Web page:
“Italian probabilist, statistician and
actuary, noted for the “operational
subjective” conception of probability.
The classic exposition of his distinctive
theory is the 1937 “La pr´evision: ses
lois logiques, ses sources subjectives,”
which discussed probability founded on
the coherence of betting odds and the
consequences of exchangeability.”
[Wikipedia]
Chair in Financial Mathematics at Trieste University (1939) and
Roma (1954) then in Calculus of Probabilities (1961). Most
famous sentence:
“Probability does not exist”
91.
Who was Bruno de Finetti?
“Italian probabilist, statistician and
actuary, noted for the “operational
subjective” conception of probability.
The classic exposition of his distinctive
theory is the 1937 “La pr´evision: ses
lois logiques, ses sources subjectives,”
which discussed probability founded on
the coherence of betting odds and the
consequences of exchangeability.”
[Wikipedia]
Chair in Financial Mathematics at Trieste University (1939) and
Roma (1954) then in Calculus of Probabilities (1961). Most
famous sentence:
“Probability does not exist”
92.
Exchangeability
Notion of exchangeable sequences:
A random sequence (x1, . . . , xn, . . .) is exchangeable if for
any n the distribution of (x1, . . . , xn) is equal to the
distribution of any permutation of the sequence
(xσ1 , . . . , xσn )
de Finetti’s theorem (1937):
An exchangeable distribution is a mixture of iid
distributions
p(x1, . . . , xn) =
n
i=1
f (xi |G)dπ(G)
where G can be inﬁnite-dimensional
Extension to Markov chains (Freedman, 1962; Diaconis
& Freedman, 1980)
93.
Exchangeability
Notion of exchangeable sequences:
A random sequence (x1, . . . , xn, . . .) is exchangeable if for
any n the distribution of (x1, . . . , xn) is equal to the
distribution of any permutation of the sequence
(xσ1 , . . . , xσn )
de Finetti’s theorem (1937):
An exchangeable distribution is a mixture of iid
distributions
p(x1, . . . , xn) =
n
i=1
f (xi |G)dπ(G)
where G can be inﬁnite-dimensional
Extension to Markov chains (Freedman, 1962; Diaconis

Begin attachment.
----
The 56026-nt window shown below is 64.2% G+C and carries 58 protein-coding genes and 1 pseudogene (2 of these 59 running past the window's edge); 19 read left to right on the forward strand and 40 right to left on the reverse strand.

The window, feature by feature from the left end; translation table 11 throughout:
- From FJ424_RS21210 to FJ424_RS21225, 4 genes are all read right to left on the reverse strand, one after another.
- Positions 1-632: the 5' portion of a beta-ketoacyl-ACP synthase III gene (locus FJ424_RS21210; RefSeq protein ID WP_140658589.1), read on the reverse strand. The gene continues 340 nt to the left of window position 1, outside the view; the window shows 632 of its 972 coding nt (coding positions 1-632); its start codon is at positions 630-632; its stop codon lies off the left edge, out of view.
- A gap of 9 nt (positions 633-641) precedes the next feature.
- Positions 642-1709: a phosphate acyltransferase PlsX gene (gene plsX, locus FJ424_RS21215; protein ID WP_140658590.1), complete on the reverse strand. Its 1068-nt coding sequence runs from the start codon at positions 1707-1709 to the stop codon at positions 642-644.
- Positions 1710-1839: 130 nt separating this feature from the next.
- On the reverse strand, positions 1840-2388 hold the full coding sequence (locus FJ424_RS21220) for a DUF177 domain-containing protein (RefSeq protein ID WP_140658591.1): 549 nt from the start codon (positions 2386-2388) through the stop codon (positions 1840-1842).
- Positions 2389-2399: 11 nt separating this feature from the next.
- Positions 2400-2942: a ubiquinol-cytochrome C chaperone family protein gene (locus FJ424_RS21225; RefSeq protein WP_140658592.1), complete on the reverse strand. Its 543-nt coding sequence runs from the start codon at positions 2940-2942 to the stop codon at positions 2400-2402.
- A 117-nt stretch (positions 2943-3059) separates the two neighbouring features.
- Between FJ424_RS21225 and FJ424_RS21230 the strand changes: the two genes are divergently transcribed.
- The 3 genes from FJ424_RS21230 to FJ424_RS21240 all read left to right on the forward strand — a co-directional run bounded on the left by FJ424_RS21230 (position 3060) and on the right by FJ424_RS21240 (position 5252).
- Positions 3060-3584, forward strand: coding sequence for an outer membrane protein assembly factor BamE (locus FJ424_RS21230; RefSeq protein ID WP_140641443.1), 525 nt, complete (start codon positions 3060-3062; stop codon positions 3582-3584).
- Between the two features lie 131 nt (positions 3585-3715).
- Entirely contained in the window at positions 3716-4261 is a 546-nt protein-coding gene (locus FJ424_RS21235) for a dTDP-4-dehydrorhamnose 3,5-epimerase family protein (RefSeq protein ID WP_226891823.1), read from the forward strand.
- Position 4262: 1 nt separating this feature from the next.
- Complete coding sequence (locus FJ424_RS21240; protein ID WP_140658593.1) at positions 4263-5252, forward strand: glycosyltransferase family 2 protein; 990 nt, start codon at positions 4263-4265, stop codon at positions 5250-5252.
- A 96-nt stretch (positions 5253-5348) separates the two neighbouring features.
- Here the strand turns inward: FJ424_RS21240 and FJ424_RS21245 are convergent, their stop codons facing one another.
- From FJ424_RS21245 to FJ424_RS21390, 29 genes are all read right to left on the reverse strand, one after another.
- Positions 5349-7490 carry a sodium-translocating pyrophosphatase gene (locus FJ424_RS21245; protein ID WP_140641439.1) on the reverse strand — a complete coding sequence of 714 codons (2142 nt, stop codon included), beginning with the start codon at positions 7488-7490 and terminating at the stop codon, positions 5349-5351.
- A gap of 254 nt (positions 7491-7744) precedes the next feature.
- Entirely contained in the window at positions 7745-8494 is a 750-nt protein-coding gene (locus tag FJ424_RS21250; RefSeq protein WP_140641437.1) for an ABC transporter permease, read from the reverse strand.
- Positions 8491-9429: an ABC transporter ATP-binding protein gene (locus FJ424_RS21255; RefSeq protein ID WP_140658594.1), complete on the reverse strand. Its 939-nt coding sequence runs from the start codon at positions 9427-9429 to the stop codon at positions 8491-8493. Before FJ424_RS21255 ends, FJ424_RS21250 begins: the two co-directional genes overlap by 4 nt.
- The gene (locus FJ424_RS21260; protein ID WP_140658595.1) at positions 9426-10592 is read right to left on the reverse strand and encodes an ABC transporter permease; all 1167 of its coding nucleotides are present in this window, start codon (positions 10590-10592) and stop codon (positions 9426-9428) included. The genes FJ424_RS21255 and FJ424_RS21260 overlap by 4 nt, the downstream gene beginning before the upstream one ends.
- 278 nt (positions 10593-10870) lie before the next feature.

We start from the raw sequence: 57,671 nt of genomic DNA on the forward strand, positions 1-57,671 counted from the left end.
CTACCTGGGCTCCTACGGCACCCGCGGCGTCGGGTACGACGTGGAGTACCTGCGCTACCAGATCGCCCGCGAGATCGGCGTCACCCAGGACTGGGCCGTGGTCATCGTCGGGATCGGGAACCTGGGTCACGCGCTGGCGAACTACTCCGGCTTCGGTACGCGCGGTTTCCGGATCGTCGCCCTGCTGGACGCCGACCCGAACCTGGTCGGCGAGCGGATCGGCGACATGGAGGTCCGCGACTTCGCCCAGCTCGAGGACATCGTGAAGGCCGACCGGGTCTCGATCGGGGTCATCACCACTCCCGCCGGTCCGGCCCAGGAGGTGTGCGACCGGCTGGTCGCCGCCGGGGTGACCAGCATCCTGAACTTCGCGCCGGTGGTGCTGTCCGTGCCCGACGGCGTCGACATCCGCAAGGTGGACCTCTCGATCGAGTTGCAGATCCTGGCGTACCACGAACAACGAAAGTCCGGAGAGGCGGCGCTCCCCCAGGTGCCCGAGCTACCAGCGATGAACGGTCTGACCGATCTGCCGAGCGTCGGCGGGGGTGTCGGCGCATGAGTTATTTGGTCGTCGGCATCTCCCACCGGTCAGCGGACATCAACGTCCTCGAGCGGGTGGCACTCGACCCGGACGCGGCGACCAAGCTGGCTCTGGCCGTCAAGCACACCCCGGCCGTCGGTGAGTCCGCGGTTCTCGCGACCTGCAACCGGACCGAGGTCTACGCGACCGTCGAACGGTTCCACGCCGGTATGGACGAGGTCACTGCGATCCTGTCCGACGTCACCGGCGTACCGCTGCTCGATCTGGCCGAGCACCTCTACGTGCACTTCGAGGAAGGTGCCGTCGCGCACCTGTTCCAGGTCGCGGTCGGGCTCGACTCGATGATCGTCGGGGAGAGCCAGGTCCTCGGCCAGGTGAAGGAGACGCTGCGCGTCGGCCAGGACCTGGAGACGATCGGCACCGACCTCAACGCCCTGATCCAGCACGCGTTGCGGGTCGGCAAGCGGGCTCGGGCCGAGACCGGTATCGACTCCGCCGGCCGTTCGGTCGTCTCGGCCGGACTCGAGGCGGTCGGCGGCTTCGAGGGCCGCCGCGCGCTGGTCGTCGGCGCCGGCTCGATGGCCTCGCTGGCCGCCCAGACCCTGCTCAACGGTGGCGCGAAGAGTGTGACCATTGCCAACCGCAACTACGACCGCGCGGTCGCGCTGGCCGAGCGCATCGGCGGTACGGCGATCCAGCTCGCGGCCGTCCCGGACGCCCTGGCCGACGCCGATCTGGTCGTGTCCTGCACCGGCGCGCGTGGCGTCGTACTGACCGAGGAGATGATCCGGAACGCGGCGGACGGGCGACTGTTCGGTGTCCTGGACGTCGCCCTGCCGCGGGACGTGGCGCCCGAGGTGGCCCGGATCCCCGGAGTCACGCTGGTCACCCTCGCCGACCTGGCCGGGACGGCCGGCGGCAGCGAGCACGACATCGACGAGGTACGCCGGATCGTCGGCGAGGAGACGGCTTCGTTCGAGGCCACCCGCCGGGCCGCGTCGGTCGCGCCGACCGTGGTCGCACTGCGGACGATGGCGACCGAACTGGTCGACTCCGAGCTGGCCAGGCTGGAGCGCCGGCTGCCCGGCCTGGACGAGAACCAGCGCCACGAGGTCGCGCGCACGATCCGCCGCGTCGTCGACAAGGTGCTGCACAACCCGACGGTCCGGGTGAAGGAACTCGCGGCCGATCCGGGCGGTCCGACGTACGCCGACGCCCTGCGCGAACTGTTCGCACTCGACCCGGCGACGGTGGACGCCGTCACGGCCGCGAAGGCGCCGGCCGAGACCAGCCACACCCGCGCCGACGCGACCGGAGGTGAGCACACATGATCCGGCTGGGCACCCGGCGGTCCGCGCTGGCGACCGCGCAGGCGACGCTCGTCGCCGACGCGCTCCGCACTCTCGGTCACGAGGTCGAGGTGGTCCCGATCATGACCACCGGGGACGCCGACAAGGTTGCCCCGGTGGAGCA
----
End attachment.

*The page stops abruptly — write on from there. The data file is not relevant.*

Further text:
& Freedman, 1980)
94.
Exchangeability
Notion of exchangeable sequences:
A random sequence (x1, . . . , xn, . . .) is exchangeable if for
any n the distribution of (x1, . . . , xn) is equal to the
distribution of any permutation of the sequence
(xσ1 , . . . , xσn )
de Finetti’s theorem (1937):
An exchangeable distribution is a mixture of iid
distributions
p(x1, . . . , xn) =
n
i=1
f (xi |G)dπ(G)
where G can be inﬁnite-dimensional
Extension to Markov chains (Freedman, 1962; Diaconis
& Freedman, 1980)
95.
Bayesian nonparametrics
Based on de Finetti’s representation,
use of priors on functional spaces (densities, regression, trees,
partitions, clustering, &tc)
production of Bayes estimates in those spaces
convergence mileage may vary
available eﬃcient (MCMC) algorithms to conduct
non-parametric inference
[van der Vaart, 1998; Hjort et al., 2010; M¨uller & Rodriguez, 2013]
96.
Dirichlet processes
One of the earliest examples of priors on distributions
[Ferguson, 1973]
stick-breaking construction of D(α0, G0)
generate βk ∼ B(1, α0)
deﬁne π1 = β1 and πk = k−1
j=1 (1 − βj )βk
generate θk ∼ G0
derive G = k πkδθk
∼ D(α0, G0)
[Sethuraman, 1994]
97.
Chinese restaurant process
If we assume
G ∼ D(α0, G0)
θi ∼ G
then the marginal distribution of (θ1, . . .) is a Chinese restaurant
process (P´olya urn model), which is exchangeable. In particular,
θi |θ1:i−1 ∼ α0G0 +
i−1
j=1
δθj
Posterior distribution built by MCMC
[Escobar and West, 1992]
98.
Chinese restaurant process
If we assume
G ∼ D(α0, G0)
θi ∼ G
then the marginal distribution of (θ1, . . .) is a Chinese restaurant
process (P´olya urn model), which is exchangeable. In particular,
θi |θ1:i−1 ∼ α0G0 +
i−1
j=1
δθj
Posterior distribution built by MCMC
[Escobar and West, 1992]
99.
Many alternatives
truncated Dirichlet processes
Pitman Yor processes
completely random measures
normalized random measures with independent increments
(NRMI)
[M¨uller and Mitra, 2013]
100.
Theoretical advances
posterior consistency: Seminal work of Schwarz (1965) in iid
case and extension of Barron et al. (1999) for general
consistency
consistency rates: Ghosal & van der Vaart (2000) Ghosal et
al. (2008) with minimax (adaptive ) Bayesian nonparametric
estimators for nonparametric process mixtures (Gaussian,
Beta) (Rousseau, 2008; Kruijer, Rousseau & van der Vaart,
2010; Shen, Tokdar & Ghosal, 2013; Scricciolo, 2013)
Bernstein-von Mises theorems: (Castillo, 2011; Rivoirard
& Rousseau, 2012; Kleijn & Bickel, 2013; Castillo
& Rousseau, 2013)
recent extensions to semiparametric models
101.